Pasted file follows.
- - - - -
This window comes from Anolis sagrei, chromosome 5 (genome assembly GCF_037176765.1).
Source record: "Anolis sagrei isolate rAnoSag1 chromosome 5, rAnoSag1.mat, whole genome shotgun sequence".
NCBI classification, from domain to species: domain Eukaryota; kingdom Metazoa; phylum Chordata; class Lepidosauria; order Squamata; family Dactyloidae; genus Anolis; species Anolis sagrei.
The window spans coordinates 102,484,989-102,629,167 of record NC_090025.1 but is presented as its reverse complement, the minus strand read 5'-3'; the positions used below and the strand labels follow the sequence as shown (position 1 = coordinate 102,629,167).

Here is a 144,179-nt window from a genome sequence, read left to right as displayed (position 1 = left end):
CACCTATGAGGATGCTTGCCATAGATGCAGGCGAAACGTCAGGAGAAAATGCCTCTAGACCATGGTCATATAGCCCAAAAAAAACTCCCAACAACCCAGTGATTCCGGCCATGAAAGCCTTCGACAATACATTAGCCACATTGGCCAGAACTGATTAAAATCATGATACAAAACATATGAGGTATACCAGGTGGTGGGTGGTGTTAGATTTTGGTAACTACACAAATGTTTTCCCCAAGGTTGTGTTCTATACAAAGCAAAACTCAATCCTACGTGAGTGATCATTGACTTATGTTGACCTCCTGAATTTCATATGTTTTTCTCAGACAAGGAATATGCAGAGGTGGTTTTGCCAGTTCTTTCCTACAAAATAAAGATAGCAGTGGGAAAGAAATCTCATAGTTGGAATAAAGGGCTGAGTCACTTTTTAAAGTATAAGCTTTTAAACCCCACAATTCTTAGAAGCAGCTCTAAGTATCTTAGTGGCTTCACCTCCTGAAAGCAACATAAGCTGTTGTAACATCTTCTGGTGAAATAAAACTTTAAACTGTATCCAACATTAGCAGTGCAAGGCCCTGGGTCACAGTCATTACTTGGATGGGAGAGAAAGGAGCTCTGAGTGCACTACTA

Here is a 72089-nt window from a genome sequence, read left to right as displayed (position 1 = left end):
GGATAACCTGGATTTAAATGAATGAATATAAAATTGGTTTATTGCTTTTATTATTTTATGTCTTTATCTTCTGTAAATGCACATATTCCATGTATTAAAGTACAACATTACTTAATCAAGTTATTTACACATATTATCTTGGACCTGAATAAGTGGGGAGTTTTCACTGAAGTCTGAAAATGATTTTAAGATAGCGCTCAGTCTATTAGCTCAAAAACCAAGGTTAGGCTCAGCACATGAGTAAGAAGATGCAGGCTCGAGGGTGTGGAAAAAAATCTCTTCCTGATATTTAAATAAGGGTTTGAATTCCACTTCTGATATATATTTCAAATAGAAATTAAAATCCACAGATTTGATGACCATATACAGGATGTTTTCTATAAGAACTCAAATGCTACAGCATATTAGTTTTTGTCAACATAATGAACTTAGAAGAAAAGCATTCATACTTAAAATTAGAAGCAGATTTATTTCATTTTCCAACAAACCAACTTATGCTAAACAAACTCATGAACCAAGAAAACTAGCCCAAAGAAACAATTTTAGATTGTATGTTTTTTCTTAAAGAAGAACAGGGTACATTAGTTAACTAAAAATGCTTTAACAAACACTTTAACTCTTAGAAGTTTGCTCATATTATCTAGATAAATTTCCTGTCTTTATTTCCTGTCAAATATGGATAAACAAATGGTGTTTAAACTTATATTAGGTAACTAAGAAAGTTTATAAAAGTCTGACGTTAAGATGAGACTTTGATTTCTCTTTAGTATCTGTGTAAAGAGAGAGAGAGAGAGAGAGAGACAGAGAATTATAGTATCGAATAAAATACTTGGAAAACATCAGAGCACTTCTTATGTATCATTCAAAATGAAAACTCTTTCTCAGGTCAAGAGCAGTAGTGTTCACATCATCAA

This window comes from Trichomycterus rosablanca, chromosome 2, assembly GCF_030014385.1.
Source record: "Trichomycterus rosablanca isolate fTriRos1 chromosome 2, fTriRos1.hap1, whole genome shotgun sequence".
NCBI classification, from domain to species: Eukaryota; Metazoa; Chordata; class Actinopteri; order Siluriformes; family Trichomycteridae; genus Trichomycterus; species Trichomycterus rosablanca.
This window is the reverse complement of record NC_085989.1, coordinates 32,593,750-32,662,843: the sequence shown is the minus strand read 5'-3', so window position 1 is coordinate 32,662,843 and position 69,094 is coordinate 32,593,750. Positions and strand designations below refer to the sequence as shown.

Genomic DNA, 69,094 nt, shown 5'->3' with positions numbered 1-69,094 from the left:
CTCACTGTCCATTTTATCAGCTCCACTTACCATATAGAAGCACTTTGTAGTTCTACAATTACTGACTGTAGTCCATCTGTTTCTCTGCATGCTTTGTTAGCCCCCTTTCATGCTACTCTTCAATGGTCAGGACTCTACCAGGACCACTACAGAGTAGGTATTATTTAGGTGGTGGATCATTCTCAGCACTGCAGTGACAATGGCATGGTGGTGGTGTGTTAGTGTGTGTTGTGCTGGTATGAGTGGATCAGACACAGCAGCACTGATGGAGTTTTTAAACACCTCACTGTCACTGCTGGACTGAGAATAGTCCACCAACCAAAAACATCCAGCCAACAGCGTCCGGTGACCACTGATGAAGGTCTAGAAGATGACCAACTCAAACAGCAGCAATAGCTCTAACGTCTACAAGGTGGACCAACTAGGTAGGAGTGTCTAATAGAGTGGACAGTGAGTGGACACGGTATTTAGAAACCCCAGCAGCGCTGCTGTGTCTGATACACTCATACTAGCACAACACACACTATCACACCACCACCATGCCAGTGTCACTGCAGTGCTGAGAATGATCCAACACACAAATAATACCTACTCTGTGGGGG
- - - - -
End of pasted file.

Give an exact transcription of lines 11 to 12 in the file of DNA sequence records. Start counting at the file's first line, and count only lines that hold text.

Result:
NCBI classification, from domain to species: Eukaryota; Metazoa; Chordata; class Actinopteri; order Siluriformes; family Trichomycteridae; genus Trichomycterus; species Trichomycterus rosablanca.
This window is the reverse complement of record NC_085989.1, coordinates 32,593,750-32,662,843: the sequence shown is the minus strand read 5'-3', so window position 1 is coordinate 32,662,843 and position 69,094 is coordinate 32,593,750. Positions and strand designations below refer to the sequence as shown.